Kathleen Crowther

Kathleen Crowther  Associate Professor of the History of ScienceAssociate Professor of the History of Science

A.B. 1991 Magna cum laude, Chemistry and History, Bryn Mawr College, 1991.
Ph.D., History of Science, Medicine and Technology, The Johns Hopkins University, 2001.

My main research fields are early modern science and medicine and Reformation history. Within the history of medicine I have particular interests in the history of the body, gender and sexuality. I am also interested in a history of medicine written from the point of view of patients rather than practitioners. Within the history of science I focus on the period known as the "Scientific Revolution" and on the relationship between science and religion. I have been particularly inspired by the work of scholars such as Edgar Zilsel, Paolo Rossi, Pamela Long and Pamela Smith who argue for the vital contribution of artisans and empirics to the Scientific Revolution. This kind of history of science "from below" dovetails with my interest in the history of medicine "from below", or from the patients' perspective. The idea that natural knowledge was important and interesting to a range of people outside an educated academic elite informs my work.

I also specialize in the Lutheran Reformation. Within the field of Reformation studies, I have a particular interest in women and gender. Just as my interest in the history of medicine and science includes attention to the ways in which a variety of social groups understood the body, disease and the natural world, so too my work in Reformation history includes attention to the ideas and beliefs of a broad variety of people. I am interested in understanding the impact of the Reformation at the levels of theological debates, political and legal changes and the lived experience of ordinary people.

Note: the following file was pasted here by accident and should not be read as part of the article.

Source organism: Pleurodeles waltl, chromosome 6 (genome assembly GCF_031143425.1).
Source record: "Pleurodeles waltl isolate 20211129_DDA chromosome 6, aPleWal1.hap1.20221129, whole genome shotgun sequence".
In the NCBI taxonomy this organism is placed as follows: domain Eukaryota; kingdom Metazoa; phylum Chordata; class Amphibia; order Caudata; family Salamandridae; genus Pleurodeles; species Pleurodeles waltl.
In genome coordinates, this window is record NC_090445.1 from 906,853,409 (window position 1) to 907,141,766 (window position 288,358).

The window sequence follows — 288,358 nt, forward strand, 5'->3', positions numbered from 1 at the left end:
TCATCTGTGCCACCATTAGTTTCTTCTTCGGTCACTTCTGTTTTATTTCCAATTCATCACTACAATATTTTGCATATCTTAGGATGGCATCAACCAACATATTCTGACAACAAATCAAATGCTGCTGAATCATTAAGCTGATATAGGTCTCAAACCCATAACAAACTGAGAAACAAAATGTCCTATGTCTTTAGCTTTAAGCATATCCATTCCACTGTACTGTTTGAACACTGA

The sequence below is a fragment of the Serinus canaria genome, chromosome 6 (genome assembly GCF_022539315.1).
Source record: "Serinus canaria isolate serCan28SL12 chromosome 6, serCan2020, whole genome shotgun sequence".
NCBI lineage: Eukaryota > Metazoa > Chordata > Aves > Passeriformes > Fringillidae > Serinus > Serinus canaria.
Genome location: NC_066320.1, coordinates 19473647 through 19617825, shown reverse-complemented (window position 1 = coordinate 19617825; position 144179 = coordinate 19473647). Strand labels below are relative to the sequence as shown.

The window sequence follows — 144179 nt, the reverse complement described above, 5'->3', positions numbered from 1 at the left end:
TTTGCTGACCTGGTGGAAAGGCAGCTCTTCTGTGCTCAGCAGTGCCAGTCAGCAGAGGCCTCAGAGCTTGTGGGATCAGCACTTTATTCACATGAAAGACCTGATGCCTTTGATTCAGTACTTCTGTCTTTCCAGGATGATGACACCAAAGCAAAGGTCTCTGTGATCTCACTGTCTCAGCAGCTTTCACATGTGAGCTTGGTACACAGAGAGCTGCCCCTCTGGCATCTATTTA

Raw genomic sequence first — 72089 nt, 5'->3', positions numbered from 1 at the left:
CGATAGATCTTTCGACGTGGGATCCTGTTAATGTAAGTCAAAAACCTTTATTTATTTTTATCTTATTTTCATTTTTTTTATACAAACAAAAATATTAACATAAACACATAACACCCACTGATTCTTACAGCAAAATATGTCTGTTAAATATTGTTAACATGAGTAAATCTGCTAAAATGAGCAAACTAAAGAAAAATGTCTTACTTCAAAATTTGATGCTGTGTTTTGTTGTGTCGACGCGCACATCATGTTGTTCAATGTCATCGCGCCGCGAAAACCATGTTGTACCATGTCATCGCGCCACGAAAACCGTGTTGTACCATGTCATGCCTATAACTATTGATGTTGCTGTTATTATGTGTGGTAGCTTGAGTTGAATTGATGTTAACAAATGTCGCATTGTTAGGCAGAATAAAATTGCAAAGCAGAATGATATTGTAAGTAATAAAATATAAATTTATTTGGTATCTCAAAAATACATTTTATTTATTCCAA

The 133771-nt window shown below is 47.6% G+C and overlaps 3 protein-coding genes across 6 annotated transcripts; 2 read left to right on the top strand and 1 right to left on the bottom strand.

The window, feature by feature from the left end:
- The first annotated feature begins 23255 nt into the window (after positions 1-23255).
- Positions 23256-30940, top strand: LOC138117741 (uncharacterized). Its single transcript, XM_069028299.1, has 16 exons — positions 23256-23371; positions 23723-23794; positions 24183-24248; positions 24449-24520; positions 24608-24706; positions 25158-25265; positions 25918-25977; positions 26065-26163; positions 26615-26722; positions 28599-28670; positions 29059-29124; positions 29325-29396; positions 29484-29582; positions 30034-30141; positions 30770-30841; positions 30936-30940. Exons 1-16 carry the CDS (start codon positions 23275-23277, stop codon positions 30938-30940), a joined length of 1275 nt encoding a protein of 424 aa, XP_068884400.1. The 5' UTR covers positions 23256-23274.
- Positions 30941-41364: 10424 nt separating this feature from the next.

My first book, Adam and Eve in the Protestant Reformation, knits these admittedly rather diverse research interests together. In it I explore the meanings and uses of the story of Adam and Eve in Reformation Germany. The story of Adam and Eve was appealing to 16th-century Germans because it provided a vehicle for defining and articulating the relationship between men and women, between human beings and God, between human beings and the natural world, and between body and soul. These interrelated issues were of particular and pressing importance to people living in an age of intense religious conflict. Questions about marriage and family life, about the proper way of approaching God, and the best way to live in this world while looking to the next were hotly debated. I have two subsequent book projects planned. The first is on biblical interpretation and natural knowledge between the sixteenth and eighteenth centuries. The second is an investigation of vice, virtue and social ethics in Protestant culture. In addition, I have an ongoing interest in the role of images in the production and dissemination of natural knowledge. I have co-written an article with Peter Barker on images in late medieval and early modern astronomical texts that is forthcoming in Isis.


Select Publications

 Adam and Eve in the Protestant Reformation 

“Sacred Philosophy, Secular Theology: The Mosaic Physics of Levinus Lemnius (1505-1568) and Francisco Valles (1524-1592)” in Jitse M. van der Meer and Scott H. Mandelbrote (eds.), Nature and Scripture in the Abrahamic Religions: Up to 1700 (Leiden: Brill, 2008), pp. 397-428.

 “Wonderful Secrets of Nature: Natural Knowledge and Religious Piety in Reformation Germany,” Isis 94.2 (June, 2003): 253-273.

“‘Be Fruitful and Multiply’: Genesis and Generation in Reformation Germany,” Renaissance Quarterly 55.3 (Autumn, 2002): 904-936. 
 Adam and Eve in the Protestant Reformation (Cambridge: Cambridge University Press, 2010)